McQueen's powerful solos — which combine mime, slip-and-slide pratfalls, Pennywise leers, and a mini toilet-plunger to perverse effect — are as riotously funny as they are sadly acute. Sarah Starkweather’s equally hilarious robotic and maniacally eager Hillary Clinton serves up blonde-bombshell "realness" complete with a line of ever-ascendant high kicks. McQueen’s humor is best in a duet with her puppet master, Jesse Obremski, sporting a Vladimir Putin mask. Set to Tschaikovsky's The Nutcracker pas de deux, the pointed absurdity of a preening president rubbing up against his shirtless overlord disturbs and amuses, particularly McQueen's show of craving approval in the face of Obremski's plastic mask.
There is a limit to this humor. If you are not a member of the choir, McQueen's devastating lampoon may leave you seething. If you are a true believer, do you really want to relive the endless nasty words of this unqualified usurper? Though brilliantly produced and effective as topical commentary, For Which It Stands lacks the poetry of timeless art.
One wishes more time had been given to her deconstruction of the presidency as an institution without the assault of this one's insults. Despite this point, a sigh of relief runs through the audience as Smashwork's dancers appear clothed in American flags while President Barack Obama's stirring tribute to diversity is heard. Watching the company sway from one embrace to another reminds us of a better time and proves that the most efficient way to demolish a monster is to refuse him space in your mind.
February 3, 2018
Venue: The Salvatore Capezio Theater
broken open (New York City Premiere) / Choreography: Kevin Ortega-Rojas / Performance: wandering movers featuring: Alex Cavaliere, Alexandra Schmidt, Darnell Williams, Edie Dunn, Grant Towers, Kristen Santos, Marquise Hitchcock, Mathilde Guerrero, and Olivia Greco / Music: Mvnners, Gordi, and Moses Sumney
Trendy pop music that approximates youthful angst makes for a strangely compelling backdrop to Kevin Ortega-Rojas' broken open. His fusion of contemporary jazz, geometric patterns, and idiosyncratic gestures tenderly encapsulates the feeling of isolation.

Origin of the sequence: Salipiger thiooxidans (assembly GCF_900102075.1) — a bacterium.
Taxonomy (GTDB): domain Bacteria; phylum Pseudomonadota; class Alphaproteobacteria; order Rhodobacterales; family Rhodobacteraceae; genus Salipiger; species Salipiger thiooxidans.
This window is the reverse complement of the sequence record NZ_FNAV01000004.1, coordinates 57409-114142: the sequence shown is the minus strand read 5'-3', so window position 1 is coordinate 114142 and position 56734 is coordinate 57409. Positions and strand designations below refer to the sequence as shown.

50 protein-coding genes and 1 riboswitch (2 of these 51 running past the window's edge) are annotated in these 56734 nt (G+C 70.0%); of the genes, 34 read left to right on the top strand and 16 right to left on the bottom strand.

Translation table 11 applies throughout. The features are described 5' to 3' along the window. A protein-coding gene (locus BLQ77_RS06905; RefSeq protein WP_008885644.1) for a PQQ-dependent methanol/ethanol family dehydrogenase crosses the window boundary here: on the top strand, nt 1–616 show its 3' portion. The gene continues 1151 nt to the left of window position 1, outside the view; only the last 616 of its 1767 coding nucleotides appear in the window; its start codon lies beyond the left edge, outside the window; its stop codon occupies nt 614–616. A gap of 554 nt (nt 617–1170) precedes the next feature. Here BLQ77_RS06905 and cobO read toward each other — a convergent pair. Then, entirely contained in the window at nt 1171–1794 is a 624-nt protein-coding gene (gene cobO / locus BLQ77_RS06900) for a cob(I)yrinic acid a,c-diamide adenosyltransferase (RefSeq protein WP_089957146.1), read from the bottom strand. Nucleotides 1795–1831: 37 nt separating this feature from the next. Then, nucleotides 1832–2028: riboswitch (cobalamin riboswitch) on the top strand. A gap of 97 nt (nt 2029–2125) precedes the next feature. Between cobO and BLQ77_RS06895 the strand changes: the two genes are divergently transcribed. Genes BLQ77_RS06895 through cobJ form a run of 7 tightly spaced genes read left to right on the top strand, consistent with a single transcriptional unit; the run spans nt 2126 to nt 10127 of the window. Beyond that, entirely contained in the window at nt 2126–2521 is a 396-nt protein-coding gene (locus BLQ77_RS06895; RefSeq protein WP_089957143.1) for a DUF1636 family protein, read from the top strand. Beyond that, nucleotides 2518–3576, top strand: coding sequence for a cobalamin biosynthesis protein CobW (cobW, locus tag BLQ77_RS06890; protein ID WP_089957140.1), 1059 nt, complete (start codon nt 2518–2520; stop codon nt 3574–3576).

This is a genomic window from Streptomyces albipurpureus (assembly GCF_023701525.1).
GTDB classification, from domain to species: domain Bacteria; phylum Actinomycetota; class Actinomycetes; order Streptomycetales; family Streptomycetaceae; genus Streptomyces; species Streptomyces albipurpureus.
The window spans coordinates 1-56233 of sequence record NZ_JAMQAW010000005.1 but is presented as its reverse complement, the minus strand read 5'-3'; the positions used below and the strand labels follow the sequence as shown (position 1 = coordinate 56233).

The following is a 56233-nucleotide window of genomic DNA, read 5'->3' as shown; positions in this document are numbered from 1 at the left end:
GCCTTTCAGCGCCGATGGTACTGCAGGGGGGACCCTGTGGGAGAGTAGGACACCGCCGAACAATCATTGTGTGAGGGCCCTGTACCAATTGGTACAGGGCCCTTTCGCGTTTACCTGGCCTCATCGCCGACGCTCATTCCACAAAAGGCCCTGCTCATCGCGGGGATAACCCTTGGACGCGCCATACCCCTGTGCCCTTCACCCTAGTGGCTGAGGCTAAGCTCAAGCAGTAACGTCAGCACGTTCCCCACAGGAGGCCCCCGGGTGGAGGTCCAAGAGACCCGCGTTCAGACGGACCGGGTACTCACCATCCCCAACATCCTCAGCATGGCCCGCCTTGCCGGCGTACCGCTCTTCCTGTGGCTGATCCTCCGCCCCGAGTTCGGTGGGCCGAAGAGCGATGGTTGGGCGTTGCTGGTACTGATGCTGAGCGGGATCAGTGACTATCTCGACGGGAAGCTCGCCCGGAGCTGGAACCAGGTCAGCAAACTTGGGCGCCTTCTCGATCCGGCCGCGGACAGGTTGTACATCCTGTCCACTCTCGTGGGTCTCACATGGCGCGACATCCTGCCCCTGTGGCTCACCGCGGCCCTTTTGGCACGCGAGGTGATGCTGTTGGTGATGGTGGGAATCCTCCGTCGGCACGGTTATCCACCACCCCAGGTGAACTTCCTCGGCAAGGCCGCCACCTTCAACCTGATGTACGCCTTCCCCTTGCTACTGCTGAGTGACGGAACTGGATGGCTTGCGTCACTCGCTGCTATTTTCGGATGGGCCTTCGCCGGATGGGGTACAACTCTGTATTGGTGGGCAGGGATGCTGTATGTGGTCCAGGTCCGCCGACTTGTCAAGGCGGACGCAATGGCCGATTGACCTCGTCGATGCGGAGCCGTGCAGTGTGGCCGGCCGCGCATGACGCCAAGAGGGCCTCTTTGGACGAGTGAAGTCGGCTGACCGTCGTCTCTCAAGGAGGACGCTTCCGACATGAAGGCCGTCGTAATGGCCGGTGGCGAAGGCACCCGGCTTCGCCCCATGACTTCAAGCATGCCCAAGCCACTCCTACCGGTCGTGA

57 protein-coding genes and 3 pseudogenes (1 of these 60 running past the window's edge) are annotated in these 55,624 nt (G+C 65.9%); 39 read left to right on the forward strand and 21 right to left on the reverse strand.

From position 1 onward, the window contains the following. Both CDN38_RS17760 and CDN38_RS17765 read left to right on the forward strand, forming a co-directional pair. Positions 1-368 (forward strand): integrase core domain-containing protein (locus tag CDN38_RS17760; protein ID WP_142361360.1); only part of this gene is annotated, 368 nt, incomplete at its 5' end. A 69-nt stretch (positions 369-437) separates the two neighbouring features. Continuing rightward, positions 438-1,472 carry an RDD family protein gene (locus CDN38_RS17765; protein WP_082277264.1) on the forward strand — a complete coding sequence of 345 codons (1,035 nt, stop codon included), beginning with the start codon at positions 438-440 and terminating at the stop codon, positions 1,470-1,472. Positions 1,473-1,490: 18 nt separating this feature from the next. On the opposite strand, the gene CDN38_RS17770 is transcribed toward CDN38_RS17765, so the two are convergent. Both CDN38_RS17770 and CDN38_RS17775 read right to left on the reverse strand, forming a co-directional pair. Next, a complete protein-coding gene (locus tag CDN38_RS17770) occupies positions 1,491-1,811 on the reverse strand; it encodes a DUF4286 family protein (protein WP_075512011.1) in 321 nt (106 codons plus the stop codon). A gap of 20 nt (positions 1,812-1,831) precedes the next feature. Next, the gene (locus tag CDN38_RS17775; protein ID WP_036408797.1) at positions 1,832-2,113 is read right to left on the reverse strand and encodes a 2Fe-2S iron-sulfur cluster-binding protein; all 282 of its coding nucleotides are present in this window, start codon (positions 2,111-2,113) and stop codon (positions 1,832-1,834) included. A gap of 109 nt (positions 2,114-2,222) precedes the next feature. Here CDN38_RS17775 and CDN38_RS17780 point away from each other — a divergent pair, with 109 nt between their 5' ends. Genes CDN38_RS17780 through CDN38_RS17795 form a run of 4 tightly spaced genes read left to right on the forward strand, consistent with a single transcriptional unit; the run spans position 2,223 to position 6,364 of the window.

A burst of bodies speed past each other. In the mix of this traffic there are leaps, turns, flips, and slick solos that fold back into the fray. Ortega-Rojas skillfully arranges the frantic scene with intersecting lines that threaten to collide but break off into safety at the last moment. At times the dancers form a line that rushes the audience as if they were the herd from Pamplona’s Running of the Bulls. They reverse course, scatter, and meld into a mob of splayed ribs alternating with sharp contractions. It is as if they are trying to wrench themselves open.
Alexandra Schmidt performs with an "I'm too cool for school" pout. Her sunken shoulders and soaring extensions convey otherwise with ambivalence. This flashy solo implores us to notice her even as her downcast eyes betray self-hatred. She is replaced by Grant Towers, into whom each member of the company, allides with shoves and punches. These kids are far from alright. Ortega-Rojas’ response puts them through 20 minutes of nonstop dancing until they (and we) are exhausted of all feelings. Having survived the trenches, with nothing left to give, these formerly dejected individuals band together. It’s a solid solution to “overcoming hatred”. If only it were that simple.
Addressing the problems of the world in a highly personal manner can look naive, but it also rebuts the claim that this current generation stands for nothing. These three choreographers are clear with what ails them and how to overcome it. One wonders how their output would look if it were more open-ended.